As I walked the paths of the Camino de Santiago, pilgrims from many countries shared the way. Many were carrying with them a devotion to religious traditions while others were devoted to the physical exercise the walking required. One had to devote oneself to the ups and downs, the difficulties and the beauty of the road we had chosen. We were all confronted with the devotion of those who lived along this well traveled route…devotion to hospitality, welcome, surprise, guests arriving at all times. To live along this pilgrim route or to own a cafe or bar meant that your day was filled with interruptions of people bearing packs, exhausted, with hopes of a cool drink of water or a hot cup of cafe con leche. All seemed to have embraced this devotion to an open door policy to whomever showed up. If I am not mistaken, I think there is something about this in the scriptures.

The dictionary defines devotion as a “love, loyalty, or enthusiasm for a person, activity or cause.” Associated words are faithfulness, commitment, allegiance, dedication, piety, sanctity, holiness, godliness. While all these point to a part of this experience, there still seems to be something more for me, something more that I observed though I am still searching its articulation.

After the pilgrimage, I made my way to two particular places where this observation of what I can only call devotion was writ large. Walking into the large concrete square that connects the more traditional cathedral of Fatima, Portugal with its newer more modern church, I came face to face with a long pathway of rubberized material that seemed to connect the two places of worship. Making their way on knees bent in prayer and most likely penance, people moved slowly with their eyes lifted toward a place near by where miracles are believed to have occurred. I watched as they crept along in the too hot day devoted to some deep held longing I was not privy to. The whole sight seemed like miracle to me.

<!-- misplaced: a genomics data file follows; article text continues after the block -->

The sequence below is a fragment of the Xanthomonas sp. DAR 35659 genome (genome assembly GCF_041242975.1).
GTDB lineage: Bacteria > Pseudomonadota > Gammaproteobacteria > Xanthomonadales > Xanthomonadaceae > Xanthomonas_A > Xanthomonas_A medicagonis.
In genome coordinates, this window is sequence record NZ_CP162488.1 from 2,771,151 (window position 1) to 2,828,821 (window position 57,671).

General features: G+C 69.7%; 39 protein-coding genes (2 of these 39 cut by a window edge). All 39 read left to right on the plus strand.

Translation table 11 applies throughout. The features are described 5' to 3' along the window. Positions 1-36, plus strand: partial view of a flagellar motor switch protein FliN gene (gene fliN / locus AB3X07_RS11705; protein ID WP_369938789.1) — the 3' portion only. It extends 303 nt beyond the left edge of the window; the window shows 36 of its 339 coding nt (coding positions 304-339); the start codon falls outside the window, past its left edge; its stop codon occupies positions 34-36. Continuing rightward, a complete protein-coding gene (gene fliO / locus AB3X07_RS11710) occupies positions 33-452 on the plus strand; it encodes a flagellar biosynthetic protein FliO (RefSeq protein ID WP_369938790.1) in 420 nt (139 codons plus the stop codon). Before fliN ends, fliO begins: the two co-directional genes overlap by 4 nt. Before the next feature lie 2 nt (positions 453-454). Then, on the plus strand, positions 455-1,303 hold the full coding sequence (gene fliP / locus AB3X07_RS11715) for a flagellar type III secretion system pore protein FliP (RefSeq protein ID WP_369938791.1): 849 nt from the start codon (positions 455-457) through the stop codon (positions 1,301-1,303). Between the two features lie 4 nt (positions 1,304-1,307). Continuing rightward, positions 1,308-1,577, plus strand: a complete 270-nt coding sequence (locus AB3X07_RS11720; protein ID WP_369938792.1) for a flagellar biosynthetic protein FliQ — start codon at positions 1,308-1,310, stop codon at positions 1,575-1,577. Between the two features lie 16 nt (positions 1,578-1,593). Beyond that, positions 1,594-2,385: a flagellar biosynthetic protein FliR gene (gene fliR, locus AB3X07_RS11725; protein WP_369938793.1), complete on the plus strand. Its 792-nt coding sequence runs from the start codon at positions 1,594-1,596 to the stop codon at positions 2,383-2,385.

A few days later I joined with people of all ages from around the world to have a moment with the Black Madonna of Monserrat in eastern Spain. After taking either train or cable car to the top of the mountain believed to have been created by angels with golden saws, people stood for hours to make their way to the high altar of the sanctuary to gaze into the face of a black wooden statue of Mary that had been found in a cave on the mountain. Total silence held us as we inched along and wound through a narrow stairway. I looked at the faces of those ahead of me and could see something I can only name again as devotion…and a longing to be in the presence of More. Watching a young man make his way toward the Black Madonna I saw his beautiful brown eyes look into hers, watched his lips mutter words I could not understand, saw him kiss the round orb she held in her outstretched hand. Another young woman followed him and, at the last minute, took the purple and white scarf that she wore and wrapped it clumsily around her head before approaching. Her whole face shown as she stared into the static face of the Madonna.

When my own time came to climb the steps and look into the deep brown face and piercing eyes of this statue born of tree and rock and miraculous stories, I stepped forward into a devotion that is somewhat foreign to this Protestant. What these people before and behind me were experiencing I did not know, could not know, will never know. Their lives and the spiritual cloth from which we have been cut is different in so many ways. How we have known devotion or its absence is as varied as any of us might imagine.

What does devotion look like to you? When have you been in its presence? Walking down the steps and away from the Black Madonna I was bathed in all the moments of devotion I had glimpsed over the weeks that I had just lived. Making my way down the mountain cut by angels, I somehow knew that I, too, live a life of devotion that may connect with all those I witnessed in a way that is universal. My devotion to the love, loyalty and enthusiasm for longing…longing… can bring me to my knees or cause me to gaze into the eyes of statue, human, animal, flower or daybreak. This longing to connect with the One who breathed all Creation into being is a lifelong source of devotion. To have had even a brief encounter with this devotion is miracle enough for awhile.

Walking in Fog

To find truth, one must travel a dense fog.”
~ David Dweck